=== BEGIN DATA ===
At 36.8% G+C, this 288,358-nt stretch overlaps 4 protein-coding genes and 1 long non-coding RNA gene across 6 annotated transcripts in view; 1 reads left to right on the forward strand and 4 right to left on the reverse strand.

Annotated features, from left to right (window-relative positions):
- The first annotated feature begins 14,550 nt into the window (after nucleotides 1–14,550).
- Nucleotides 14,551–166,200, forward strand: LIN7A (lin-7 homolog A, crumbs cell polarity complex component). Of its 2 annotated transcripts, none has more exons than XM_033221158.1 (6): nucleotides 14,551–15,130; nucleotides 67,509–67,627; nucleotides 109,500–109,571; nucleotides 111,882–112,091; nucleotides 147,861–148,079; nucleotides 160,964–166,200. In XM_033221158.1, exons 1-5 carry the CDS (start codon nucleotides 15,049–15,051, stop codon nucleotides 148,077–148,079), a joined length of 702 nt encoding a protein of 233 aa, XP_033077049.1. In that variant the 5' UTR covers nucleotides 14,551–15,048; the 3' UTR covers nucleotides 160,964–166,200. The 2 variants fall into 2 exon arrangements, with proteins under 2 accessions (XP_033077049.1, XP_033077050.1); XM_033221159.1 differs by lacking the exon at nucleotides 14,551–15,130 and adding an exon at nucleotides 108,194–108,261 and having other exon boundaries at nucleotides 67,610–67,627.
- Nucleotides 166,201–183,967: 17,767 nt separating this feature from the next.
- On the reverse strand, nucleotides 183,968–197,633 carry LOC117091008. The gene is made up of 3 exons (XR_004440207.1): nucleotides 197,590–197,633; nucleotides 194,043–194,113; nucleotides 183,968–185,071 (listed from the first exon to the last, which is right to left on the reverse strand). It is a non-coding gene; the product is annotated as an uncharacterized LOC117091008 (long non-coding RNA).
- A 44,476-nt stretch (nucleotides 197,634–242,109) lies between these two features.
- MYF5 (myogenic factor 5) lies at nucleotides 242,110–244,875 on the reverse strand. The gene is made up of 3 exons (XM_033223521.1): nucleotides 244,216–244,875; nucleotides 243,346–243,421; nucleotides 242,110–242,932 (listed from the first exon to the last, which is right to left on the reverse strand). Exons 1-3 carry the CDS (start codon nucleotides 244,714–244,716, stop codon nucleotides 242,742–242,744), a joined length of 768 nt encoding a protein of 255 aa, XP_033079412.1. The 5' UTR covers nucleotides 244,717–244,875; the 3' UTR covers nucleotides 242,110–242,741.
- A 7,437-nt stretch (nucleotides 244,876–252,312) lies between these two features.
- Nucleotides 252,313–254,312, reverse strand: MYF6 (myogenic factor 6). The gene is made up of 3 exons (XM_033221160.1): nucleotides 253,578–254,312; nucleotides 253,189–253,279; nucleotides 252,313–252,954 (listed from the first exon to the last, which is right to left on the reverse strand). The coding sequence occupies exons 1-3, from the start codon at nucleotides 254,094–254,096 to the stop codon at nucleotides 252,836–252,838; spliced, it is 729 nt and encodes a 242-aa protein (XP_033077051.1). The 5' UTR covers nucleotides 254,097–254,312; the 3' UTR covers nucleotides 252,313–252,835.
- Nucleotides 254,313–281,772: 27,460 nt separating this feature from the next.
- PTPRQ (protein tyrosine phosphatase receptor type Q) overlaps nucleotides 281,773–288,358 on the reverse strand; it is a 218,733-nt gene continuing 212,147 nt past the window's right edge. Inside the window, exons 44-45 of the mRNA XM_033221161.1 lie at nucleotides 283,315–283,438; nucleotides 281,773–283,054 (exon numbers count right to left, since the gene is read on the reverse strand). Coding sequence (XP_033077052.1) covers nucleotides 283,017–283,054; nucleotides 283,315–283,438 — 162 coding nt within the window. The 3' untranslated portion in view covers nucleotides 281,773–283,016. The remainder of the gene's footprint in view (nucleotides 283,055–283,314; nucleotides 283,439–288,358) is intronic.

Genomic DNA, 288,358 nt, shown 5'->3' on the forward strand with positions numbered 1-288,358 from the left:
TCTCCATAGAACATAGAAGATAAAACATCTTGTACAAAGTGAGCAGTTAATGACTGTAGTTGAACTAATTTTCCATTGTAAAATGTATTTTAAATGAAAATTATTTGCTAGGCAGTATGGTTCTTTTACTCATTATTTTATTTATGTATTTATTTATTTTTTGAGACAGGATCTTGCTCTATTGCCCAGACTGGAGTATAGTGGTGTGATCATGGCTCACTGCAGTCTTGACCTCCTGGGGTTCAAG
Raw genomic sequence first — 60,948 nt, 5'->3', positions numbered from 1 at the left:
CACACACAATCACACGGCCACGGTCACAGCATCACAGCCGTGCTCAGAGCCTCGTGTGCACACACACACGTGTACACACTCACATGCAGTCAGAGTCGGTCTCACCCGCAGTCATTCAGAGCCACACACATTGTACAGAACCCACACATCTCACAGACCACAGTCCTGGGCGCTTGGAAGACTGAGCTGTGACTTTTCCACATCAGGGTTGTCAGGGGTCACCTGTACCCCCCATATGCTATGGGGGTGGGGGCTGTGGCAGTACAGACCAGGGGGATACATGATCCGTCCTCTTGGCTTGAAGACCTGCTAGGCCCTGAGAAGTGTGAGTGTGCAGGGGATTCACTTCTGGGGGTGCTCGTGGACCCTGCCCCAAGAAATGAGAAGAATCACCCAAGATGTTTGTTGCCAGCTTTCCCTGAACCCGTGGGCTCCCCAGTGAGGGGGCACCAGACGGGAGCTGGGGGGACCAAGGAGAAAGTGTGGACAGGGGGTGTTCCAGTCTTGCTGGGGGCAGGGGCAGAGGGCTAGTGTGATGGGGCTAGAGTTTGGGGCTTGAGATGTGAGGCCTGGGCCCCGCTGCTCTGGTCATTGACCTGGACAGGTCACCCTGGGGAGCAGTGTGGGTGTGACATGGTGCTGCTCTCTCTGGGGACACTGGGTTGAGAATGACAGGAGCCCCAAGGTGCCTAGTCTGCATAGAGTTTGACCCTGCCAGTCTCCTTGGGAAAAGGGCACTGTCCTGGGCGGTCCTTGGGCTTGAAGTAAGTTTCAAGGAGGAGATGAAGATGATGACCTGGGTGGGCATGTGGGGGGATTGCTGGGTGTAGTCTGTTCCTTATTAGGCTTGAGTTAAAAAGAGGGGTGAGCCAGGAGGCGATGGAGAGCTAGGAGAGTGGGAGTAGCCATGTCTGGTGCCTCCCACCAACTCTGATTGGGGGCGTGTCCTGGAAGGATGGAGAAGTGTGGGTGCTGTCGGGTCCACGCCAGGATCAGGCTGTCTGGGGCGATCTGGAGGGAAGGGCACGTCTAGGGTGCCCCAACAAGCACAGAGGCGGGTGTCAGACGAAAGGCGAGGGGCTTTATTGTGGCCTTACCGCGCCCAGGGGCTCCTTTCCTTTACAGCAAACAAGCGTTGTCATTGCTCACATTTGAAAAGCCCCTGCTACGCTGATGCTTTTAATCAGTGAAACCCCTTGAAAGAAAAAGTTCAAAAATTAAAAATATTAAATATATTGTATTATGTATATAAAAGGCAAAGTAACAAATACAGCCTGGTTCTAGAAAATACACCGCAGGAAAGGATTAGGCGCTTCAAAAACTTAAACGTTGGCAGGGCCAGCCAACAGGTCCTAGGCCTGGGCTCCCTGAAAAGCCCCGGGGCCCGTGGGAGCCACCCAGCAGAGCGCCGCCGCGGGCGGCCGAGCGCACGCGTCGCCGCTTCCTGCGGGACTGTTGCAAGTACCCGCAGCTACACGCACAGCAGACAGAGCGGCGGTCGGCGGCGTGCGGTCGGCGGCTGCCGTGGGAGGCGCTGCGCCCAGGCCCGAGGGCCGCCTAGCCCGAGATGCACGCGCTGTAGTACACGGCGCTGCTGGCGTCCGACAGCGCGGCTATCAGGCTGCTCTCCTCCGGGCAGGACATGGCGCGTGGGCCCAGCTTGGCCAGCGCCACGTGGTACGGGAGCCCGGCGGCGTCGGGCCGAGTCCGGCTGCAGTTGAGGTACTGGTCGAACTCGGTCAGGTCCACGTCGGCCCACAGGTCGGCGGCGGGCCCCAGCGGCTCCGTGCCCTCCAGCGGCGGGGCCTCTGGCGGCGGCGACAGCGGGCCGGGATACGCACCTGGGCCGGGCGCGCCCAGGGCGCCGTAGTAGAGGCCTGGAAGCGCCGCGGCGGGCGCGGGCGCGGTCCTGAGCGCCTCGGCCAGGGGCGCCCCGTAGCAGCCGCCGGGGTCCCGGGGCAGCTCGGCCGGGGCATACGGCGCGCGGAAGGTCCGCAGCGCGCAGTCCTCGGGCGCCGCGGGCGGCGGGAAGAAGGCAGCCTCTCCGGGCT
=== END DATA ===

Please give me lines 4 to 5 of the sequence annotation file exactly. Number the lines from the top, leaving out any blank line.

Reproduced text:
- Nucleotides 14,551–166,200, forward strand: LIN7A (lin-7 homolog A, crumbs cell polarity complex component). Of its 2 annotated transcripts, none has more exons than XM_033221158.1 (6): nucleotides 14,551–15,130; nucleotides 67,509–67,627; nucleotides 109,500–109,571; nucleotides 111,882–112,091; nucleotides 147,861–148,079; nucleotides 160,964–166,200. In XM_033221158.1, exons 1-5 carry the CDS (start codon nucleotides 15,049–15,051, stop codon nucleotides 148,077–148,079), a joined length of 702 nt encoding a protein of 233 aa, XP_033077049.1. In that variant the 5' UTR covers nucleotides 14,551–15,048; the 3' UTR covers nucleotides 160,964–166,200. The 2 variants fall into 2 exon arrangements, with proteins under 2 accessions (XP_033077049.1, XP_033077050.1); XM_033221159.1 differs by lacking the exon at nucleotides 14,551–15,130 and adding an exon at nucleotides 108,194–108,261 and having other exon boundaries at nucleotides 67,610–67,627.
- Nucleotides 166,201–183,967: 17,767 nt separating this feature from the next.